According to Gary Grant in Victorian Danville, it was in December of 1826 that William S. Plumer, a Presbyterian missionary, arrived in Danville. Plumer, a native of New Jersey, was sent by the Missionary Society of the Synod of North Carolina. He was to establish a local church. Missionary efforts twenty years earlier had failed to result in a permanent congregation. A year after his arrival, Plumer was ordained as the first pastor of the small congregation of 34 members.
Prior to 1828 meetings were held at the Danville Academy building, located at the corner of Jefferson Avenue and Loyal Street. In that year a building was erected on Jefferson Avenue, just opposite where Patton Street now connects. That wood frame structure was the first church erected in Danville. In 1853, the building was replaced by a larger one of brick, which contained the city’s first pipe organ.
By 1879 the Presbyterians had outgrown their building, and a new one was erected in the same location. An appropriately grand and ornate Victorian Gothic style building with lancet windows and a facade rosette of stained glass, that building remains today.
In 1899 the Presbyterians purchased a grand pipe organ from the M. P. Moller Organ Company. It reportedly cost around $2,500 at the time. This organ is said to be the oldest in Danville still in its original location.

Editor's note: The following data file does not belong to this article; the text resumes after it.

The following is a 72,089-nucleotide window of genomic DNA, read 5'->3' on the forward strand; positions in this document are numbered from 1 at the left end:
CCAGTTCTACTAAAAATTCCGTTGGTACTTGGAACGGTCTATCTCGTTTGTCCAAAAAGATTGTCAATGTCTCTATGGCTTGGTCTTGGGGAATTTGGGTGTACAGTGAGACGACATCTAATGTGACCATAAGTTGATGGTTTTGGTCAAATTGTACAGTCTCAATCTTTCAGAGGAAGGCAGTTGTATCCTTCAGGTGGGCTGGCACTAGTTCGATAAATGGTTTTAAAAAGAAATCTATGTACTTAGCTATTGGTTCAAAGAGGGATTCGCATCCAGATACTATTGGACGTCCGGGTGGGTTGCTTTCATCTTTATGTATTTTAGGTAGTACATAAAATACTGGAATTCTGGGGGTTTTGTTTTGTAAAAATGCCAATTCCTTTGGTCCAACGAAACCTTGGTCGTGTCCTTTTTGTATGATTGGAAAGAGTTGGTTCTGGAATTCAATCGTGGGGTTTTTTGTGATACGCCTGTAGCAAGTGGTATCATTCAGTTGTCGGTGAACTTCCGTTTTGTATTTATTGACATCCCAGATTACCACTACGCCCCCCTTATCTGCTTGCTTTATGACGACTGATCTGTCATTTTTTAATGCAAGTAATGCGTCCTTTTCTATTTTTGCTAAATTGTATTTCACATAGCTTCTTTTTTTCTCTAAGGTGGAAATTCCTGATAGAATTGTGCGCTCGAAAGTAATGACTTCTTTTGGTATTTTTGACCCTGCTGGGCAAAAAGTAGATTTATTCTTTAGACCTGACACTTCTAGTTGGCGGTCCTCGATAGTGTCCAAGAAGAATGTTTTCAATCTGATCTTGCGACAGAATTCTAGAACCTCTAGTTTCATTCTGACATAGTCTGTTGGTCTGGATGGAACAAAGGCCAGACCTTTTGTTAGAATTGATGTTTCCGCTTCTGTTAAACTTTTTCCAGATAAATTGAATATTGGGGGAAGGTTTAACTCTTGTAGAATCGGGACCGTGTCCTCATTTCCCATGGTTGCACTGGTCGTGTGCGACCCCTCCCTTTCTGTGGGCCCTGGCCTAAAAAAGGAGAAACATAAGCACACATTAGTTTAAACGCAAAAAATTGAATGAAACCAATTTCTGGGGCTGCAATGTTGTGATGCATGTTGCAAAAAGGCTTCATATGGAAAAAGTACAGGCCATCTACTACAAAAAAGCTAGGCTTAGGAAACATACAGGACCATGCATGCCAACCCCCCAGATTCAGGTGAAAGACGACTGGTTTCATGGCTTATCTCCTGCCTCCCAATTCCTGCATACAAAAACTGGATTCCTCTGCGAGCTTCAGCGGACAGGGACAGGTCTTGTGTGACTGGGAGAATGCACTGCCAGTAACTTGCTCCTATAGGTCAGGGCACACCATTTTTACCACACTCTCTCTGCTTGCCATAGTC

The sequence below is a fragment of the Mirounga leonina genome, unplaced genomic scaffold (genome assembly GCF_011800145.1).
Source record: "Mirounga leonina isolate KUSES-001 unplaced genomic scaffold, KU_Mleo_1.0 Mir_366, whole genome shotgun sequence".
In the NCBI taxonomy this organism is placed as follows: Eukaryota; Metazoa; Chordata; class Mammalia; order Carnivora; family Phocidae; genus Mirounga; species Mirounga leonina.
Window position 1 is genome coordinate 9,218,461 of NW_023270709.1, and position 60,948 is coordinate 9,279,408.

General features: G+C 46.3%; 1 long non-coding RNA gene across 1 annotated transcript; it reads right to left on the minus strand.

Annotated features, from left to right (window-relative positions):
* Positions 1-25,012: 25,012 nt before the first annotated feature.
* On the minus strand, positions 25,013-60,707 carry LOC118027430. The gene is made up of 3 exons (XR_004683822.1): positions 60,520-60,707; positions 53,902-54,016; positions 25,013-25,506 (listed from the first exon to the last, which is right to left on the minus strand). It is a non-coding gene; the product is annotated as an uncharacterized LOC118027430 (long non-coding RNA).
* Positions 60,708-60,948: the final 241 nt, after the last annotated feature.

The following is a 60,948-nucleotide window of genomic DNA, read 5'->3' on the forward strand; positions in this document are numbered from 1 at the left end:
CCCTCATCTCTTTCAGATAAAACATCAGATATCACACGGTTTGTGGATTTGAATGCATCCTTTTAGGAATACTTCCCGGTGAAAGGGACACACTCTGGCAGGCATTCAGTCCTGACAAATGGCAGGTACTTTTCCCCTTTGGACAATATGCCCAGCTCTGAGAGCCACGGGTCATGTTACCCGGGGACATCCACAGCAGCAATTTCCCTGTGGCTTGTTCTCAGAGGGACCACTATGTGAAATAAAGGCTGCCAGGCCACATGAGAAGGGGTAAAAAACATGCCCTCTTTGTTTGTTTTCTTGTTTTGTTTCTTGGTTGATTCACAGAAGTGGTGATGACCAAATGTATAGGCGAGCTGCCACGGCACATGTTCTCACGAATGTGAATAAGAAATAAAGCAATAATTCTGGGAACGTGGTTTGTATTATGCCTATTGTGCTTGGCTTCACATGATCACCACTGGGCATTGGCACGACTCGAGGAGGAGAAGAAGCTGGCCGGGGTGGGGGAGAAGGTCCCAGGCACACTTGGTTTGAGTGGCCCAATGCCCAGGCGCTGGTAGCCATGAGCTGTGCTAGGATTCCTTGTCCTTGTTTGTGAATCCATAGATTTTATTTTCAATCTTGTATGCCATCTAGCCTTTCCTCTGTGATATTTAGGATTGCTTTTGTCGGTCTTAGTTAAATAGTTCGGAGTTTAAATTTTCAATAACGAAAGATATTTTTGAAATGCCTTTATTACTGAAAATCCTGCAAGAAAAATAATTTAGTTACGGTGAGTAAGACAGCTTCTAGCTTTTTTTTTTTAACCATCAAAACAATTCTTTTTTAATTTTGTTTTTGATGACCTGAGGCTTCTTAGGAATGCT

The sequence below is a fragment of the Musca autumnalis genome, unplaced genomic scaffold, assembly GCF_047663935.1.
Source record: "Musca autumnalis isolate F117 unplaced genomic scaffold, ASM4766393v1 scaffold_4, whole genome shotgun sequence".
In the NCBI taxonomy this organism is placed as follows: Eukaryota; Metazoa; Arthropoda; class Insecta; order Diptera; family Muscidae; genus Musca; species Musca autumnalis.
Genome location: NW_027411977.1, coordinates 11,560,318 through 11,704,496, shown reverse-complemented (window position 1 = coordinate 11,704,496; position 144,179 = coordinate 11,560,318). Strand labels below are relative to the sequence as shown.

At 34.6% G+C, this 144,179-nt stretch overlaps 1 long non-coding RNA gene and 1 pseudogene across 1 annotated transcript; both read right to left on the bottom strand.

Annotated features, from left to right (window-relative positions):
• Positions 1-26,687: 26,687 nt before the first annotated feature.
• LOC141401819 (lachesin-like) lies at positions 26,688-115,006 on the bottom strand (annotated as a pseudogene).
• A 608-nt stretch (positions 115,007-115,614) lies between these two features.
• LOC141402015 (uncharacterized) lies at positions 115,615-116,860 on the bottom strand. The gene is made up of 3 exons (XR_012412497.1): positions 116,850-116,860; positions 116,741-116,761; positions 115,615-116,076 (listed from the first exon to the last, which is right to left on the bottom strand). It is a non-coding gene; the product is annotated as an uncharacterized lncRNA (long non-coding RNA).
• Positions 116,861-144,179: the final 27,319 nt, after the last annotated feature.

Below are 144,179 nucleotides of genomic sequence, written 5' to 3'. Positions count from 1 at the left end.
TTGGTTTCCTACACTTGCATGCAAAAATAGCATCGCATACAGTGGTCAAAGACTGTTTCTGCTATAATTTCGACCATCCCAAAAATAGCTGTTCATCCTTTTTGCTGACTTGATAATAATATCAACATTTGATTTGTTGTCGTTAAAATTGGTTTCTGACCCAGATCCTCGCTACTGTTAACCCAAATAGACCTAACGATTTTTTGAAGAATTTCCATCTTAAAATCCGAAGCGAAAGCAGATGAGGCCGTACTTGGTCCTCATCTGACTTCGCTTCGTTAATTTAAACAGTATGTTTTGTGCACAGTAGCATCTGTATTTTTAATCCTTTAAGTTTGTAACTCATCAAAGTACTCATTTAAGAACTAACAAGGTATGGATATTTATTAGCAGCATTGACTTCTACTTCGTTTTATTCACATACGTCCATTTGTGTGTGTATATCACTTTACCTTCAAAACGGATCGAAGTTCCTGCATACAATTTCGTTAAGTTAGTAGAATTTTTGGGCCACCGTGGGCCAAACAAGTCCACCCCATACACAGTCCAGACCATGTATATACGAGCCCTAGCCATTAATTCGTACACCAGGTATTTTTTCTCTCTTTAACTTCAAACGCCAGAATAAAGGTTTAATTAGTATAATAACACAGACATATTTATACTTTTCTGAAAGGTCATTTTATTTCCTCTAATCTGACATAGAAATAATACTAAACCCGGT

In 1910 the First Presbyterian Church began construction of the Greek Revival building on the corner of Main Street and Sutherlin Avenue. The Jefferson Avenue building was sold to the First Christian Church, which occupied it until 2004.
In July of 1978, a team of organ experts and enthusiasts examined the organ, which had fallen into some disrepair. A donation of $10,000 helped to restore the organ at that time.
In 2008 the building was purchased by Mary Branzei, who lived there for a few years. Mary had moved to Danville to be near her daughter. She has since left Danville to care for parents and has reluctantly put the church up for sale.
Though it does need some work, the building is in remarkable condition. It has received some updates, including electrical, plumbing, heat, and roofing. However, the organ is once more at risk. A recent estimate suggested that it would take $100,000 or more to restore the organ to full working condition.
The 8,700 square foot structure includes the sanctuary, a fellowship hall, a large kitchen, public and private bathrooms, and living and office space. See the listing.